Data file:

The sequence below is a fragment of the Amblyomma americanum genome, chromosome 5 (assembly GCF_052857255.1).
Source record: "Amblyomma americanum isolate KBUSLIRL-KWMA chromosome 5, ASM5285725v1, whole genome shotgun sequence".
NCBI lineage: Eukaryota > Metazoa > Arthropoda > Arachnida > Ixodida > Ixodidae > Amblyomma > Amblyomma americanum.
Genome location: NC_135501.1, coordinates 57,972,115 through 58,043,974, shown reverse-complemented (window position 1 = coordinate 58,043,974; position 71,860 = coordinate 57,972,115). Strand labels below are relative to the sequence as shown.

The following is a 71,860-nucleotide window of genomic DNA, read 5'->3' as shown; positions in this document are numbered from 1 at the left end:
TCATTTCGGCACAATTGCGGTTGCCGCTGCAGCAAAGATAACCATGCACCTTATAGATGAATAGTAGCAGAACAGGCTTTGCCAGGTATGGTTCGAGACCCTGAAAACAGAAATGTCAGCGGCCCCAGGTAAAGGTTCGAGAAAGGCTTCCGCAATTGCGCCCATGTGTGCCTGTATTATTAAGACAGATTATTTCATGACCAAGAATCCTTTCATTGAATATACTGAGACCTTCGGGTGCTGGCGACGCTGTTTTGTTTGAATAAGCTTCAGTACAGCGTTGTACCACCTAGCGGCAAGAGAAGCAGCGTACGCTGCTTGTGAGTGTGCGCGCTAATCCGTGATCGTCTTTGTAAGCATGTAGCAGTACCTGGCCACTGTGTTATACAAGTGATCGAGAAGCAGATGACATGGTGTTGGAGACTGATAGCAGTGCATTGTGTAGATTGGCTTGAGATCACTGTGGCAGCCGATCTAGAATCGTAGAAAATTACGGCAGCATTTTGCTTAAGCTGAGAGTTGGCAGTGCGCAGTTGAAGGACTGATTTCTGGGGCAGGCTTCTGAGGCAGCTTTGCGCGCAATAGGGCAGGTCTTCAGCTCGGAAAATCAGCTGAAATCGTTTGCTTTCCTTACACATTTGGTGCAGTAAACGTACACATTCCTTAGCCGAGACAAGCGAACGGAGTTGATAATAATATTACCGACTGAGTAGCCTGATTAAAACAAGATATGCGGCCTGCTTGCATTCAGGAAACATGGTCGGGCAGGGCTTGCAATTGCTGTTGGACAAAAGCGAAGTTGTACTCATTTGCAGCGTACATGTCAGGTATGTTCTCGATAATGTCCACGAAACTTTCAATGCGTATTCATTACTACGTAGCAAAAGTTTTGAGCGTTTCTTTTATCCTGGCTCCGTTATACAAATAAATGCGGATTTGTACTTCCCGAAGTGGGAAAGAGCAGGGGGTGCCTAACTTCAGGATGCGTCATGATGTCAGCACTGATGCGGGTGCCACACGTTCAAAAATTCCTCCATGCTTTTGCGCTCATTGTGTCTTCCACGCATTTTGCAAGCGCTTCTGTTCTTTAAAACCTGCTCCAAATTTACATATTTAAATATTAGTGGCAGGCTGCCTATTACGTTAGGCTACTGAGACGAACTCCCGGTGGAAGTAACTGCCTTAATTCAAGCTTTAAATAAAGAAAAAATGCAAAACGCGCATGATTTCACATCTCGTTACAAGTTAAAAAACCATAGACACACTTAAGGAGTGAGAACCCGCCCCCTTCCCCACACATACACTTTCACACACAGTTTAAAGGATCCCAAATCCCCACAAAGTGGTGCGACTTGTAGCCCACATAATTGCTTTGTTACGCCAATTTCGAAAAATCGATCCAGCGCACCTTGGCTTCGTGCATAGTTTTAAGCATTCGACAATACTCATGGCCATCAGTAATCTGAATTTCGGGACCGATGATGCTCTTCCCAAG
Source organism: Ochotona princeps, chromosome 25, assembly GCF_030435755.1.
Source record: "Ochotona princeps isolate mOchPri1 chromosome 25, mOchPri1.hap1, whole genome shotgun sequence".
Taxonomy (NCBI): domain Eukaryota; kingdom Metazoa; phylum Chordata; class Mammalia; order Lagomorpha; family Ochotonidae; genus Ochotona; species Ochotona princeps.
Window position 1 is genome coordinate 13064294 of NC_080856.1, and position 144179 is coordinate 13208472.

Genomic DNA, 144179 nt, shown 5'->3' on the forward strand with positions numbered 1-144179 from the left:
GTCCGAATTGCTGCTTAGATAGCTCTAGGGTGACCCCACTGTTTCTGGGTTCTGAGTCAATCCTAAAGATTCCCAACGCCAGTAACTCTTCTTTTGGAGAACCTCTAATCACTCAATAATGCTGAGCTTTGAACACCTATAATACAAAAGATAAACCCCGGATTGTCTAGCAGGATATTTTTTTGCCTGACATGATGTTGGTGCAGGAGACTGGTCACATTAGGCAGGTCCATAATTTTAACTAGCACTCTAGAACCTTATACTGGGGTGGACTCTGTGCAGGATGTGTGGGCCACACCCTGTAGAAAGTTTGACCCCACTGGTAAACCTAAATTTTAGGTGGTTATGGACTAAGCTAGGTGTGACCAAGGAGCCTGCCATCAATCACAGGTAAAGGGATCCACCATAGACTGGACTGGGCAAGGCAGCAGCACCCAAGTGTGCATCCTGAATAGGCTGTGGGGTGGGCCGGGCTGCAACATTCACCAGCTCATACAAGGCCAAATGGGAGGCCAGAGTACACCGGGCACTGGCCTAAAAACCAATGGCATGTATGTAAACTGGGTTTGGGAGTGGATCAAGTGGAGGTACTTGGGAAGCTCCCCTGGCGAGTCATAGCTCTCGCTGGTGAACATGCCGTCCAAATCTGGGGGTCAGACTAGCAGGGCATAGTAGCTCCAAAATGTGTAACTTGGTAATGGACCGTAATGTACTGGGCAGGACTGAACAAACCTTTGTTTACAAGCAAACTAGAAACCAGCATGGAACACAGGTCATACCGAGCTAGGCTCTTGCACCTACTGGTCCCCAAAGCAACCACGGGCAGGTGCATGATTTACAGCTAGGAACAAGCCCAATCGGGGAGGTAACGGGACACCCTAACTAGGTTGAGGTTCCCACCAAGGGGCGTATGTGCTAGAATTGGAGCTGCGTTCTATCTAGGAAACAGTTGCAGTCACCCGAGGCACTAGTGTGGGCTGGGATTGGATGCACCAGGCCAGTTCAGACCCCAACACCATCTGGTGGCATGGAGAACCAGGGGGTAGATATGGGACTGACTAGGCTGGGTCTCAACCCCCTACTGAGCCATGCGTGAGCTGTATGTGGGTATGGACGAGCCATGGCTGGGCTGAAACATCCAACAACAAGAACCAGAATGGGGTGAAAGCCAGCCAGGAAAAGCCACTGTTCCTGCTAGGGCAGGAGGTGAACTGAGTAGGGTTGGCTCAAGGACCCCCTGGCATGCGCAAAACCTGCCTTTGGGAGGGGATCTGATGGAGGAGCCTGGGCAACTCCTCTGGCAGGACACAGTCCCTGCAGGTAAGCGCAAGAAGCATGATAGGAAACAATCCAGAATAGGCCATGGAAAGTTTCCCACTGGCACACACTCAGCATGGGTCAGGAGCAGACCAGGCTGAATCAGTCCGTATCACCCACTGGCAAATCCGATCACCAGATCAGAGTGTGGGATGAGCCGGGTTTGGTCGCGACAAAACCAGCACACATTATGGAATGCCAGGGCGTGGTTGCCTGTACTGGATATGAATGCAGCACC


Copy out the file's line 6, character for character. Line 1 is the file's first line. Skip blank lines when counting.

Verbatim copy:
TCATTTCGGCACAATTGCGGTTGCCGCTGCAGCAAAGATAACCATGCACCTTATAGATGAATAGTAGCAGAACAGGCTTTGCCAGGTATGGTTCGAGACCCTGAAAACAGAAATGTCAGCGGCCCCAGGTAAAGGTTCGAGAAAGGCTTCCGCAATTGCGCCCATGTGTGCCTGTATTATTAAGACAGATTATTTCATGACCAAGAATCCTTTCATTGAATATACTGAGACCTTCGGGTGCTGGCGACGCTGTTTTGTTTGAATAAGCTTCAGTACAGCGTTGTACCACCTAGCGGCAAGAGAAGCAGCGTACGCTGCTTGTGAGTGTGCGCGCTAATCCGTGATCGTCTTTGTAAGCATGTAGCAGTACCTGGCCACTGTGTTATACAAGTGATCGAGAAGCAGATGACATGGTGTTGGAGACTGATAGCAGTGCATTGTGTAGATTGGCTTGAGATCACTGTGGCAGCCGATCTAGAATCGTAGAAAATTACGGCAGCATTTTGCTTAAGCTGAGAGTTGGCAGTGCGCAGTTGAAGGACTGATTTCTGGGGCAGGCTTCTGAGGCAGCTTTGCGCGCAATAGGGCAGGTCTTCAGCTCGGAAAATCAGCTGAAATCGTTTGCTTTCCTTACACATTTGGTGCAGTAAACGTACACATTCCTTAGCCGAGACAAGCGAACGGAGTTGATAATAATATTACCGACTGAGTAGCCTGATTAAAACAAGATATGCGGCCTGCTTGCATTCAGGAAACATGGTCGGGCAGGGCTTGCAATTGCTGTTGGACAAAAGCGAAGTTGTACTCATTTGCAGCGTACATGTCAGGTATGTTCTCGATAATGTCCACGAAACTTTCAATGCGTATTCATTACTACGTAGCAAAAGTTTTGAGCGTTTCTTTTATCCTGGCTCCGTTATACAAATAAATGCGGATTTGTACTTCCCGAAGTGGGAAAGAGCAGGGGGTGCCTAACTTCAGGATGCGTCATGATGTCAGCACTGATGCGGGTGCCACACGTTCAAAAATTCCTCCATGCTTTTGCGCTCATTGTGTCTTCCACGCATTTTGCAAGCGCTTCTGTTCTTTAAAACCTGCTCCAAATTTACATATTTAAATATTAGTGGCAGGCTGCCTATTACGTTAGGCTACTGAGACGAACTCCCGGTGGAAGTAACTGCCTTAATTCAAGCTTTAAATAAAGAAAAAATGCAAAACGCGCATGATTTCACATCTCGTTACAAGTTAAAAAACCATAGACACACTTAAGGAGTGAGAACCCGCCCCCTTCCCCACACATACACTTTCACACACAGTTTAAAGGATCCCAAATCCCCACAAAGTGGTGCGACTTGTAGCCCACATAATTGCTTTGTTACGCCAATTTCGAAAAATCGATCCAGCGCACCTTGGCTTCGTGCATAGTTTTAAGCATTCGACAATACTCATGGCCATCAGTAATCTGAATTTCGGGACCGATGATGCTCTTCCCAAG